What is the value of a university degree? It’s a big question with far-reaching ramifications, and one with which university career centres grapple with constantly. In fact, as a department on campus heavily dedicated to preparing students for life after university, it’s crucial to our mandate. This means that every year we come back to tackle an age-old problem: how do we help students – especially those about to graduate – see the value of their degree and how it factors into their job prospects?
This discussion frequently comes down to skills. We know students develop technical and transferable skills inside and outside the classroom, but when it comes time to articulate them, they are often at a loss. We have services and resources devoted to helping students assess and articulate their skillsets, of course, but they seem to have an especially tough time qualifying what they learned directly from their academic programs.
The core issue seems to be one of translation – students often assume that the skills they develop in the classroom are not applicable in the job market and thus of no interest to employers. To further compound the problem, the language used in the university is not always the same language used by employers. The job of explaining why their degree is an asset falls to the jobseeker. Career centres are uniquely positioned to help students understand and articulate their skills to employers in a relevant manner, and to help employers appreciate the skills our students bring to the workforce.
Developing a resource for students
In order to tackle this challenge, at the University of Toronto Mississauga Career Centre, we’ve taken inspiration from other very successful projects from recent years: the UTM Program Plans , a set of guides to on-campus opportunities (academic and co-curricular) related to every academic program; Careers by Major, a guide to potential career paths based on area of study; and an infographic we developed for Management and Commerce students, which outlines employer recruitment timelines and contains suggestions on how to prepare. These resources are highly targeted, designed to be as actionable as possible and required consultation with academic departments to accurately represent the key skills our students develop in their programs. We want to leverage these to create a new resource to help students translate skills acquired in course work into key employability skills.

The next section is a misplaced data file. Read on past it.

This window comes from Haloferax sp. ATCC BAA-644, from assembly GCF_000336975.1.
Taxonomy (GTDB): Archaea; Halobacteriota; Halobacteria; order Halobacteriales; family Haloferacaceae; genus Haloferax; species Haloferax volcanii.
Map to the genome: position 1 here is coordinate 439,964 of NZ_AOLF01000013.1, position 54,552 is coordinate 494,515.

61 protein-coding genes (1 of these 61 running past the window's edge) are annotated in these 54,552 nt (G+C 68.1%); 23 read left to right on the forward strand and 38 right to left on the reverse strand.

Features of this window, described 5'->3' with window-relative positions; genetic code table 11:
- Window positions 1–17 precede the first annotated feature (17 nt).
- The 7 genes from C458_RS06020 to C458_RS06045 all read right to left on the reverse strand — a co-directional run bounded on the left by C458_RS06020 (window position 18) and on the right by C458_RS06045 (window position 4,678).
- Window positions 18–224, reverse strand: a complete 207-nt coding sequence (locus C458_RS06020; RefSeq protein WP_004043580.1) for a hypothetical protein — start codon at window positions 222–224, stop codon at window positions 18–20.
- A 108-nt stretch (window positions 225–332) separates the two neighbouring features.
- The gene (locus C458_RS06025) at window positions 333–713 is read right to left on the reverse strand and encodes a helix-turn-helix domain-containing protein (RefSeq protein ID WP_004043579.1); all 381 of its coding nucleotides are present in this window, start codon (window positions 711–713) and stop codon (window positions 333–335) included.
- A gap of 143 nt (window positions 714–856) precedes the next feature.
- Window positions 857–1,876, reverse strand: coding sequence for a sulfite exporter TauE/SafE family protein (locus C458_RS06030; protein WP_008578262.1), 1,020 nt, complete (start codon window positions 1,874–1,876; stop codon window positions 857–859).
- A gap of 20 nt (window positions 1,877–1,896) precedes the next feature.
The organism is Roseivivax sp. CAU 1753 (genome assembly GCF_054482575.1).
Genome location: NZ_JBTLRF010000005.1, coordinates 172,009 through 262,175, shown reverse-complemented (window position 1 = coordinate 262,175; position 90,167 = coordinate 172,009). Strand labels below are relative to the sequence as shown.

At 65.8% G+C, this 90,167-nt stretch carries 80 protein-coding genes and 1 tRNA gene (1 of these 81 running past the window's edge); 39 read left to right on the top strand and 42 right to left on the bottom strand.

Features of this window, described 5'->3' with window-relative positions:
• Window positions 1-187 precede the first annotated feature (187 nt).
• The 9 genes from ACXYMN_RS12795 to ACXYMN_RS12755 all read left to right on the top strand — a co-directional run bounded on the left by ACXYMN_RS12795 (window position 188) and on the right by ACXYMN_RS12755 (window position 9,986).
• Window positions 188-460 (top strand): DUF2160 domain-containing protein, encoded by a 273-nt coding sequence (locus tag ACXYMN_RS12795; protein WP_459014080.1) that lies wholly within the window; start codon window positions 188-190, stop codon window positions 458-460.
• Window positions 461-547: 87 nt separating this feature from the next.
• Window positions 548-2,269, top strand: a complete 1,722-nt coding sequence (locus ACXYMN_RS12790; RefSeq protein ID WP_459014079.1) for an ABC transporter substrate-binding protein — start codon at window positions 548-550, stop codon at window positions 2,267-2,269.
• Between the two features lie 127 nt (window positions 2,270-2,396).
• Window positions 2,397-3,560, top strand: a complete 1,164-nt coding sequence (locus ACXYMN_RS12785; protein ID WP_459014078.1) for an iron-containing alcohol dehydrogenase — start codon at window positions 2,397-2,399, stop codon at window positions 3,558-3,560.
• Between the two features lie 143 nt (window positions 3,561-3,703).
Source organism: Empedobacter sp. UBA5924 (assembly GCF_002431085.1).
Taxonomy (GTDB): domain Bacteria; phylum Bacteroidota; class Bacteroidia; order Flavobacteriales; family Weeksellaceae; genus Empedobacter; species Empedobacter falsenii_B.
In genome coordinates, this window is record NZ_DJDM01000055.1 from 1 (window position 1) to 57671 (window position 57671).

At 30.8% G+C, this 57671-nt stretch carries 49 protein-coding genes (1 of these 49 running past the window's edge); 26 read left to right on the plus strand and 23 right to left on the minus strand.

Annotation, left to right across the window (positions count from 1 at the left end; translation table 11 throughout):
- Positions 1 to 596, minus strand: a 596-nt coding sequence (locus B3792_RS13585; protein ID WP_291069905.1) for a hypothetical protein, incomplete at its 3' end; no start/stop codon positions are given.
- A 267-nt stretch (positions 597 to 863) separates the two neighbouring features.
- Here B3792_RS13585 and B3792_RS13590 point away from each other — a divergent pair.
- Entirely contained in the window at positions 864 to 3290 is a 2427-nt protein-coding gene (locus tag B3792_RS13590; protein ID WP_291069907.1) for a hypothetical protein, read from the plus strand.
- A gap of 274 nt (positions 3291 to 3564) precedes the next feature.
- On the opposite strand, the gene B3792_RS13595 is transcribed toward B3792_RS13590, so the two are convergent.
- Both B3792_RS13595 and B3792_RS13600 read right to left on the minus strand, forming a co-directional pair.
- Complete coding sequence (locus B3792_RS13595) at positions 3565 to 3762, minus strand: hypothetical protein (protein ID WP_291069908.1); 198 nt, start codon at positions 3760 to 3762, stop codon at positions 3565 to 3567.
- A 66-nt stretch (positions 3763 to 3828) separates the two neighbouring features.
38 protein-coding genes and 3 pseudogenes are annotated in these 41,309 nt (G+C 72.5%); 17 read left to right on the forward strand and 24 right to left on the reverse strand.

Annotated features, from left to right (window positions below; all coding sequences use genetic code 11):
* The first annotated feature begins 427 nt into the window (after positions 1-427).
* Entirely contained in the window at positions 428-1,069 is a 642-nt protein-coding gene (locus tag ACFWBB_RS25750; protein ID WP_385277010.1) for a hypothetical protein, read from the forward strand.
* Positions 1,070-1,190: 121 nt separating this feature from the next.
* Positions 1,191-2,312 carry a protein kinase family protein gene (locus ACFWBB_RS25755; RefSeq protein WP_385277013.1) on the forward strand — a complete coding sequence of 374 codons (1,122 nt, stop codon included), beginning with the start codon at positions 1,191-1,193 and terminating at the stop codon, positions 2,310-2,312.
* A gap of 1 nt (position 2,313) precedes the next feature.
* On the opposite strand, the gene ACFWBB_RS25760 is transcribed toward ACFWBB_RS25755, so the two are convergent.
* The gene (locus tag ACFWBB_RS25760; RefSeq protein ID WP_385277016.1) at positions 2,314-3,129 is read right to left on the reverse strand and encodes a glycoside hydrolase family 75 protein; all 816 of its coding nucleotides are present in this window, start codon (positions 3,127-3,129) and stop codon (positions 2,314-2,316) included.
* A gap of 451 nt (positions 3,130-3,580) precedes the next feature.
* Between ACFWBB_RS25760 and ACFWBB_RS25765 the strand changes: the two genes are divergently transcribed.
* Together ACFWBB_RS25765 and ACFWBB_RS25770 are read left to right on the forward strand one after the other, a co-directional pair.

“We know students develop technical and transferable skills inside and outside the classroom, but when it comes time to articulate them, they are often at a loss.”
What we envision is some combination of these resources: a visualization that distills the abstract concept of transferable skills into easy-to-understand terms. We aim to develop a resource that takes something you would find on a syllabus, such as “Students will learn to select appropriate historical and secondary sources for a research assignment,” and puts it into terms more in line with the Conference Board of Canada’s Employability Skills framework – eg, “locate, gather, and organize information using appropriate technology and information systems.” As a final step, we will link these points to the skills/experience descriptions in job postings, so students can concretely connect their academic experience to employer needs.
None of this is new, of course. To a certain degree, this will always be an issue – some new graduates will struggle to connect their degrees with their careers until they have some experience working. However, we have an opportunity to demonstrate to both students and employers the value of a university education, to connect these parties with common language and to provide a valuable service to help our students be successful throughout their careers. For others working in post-secondary career centres, is this a challenge you face as well? Are there resources you’ve developed to help students make these connections? Let us know in the comments.
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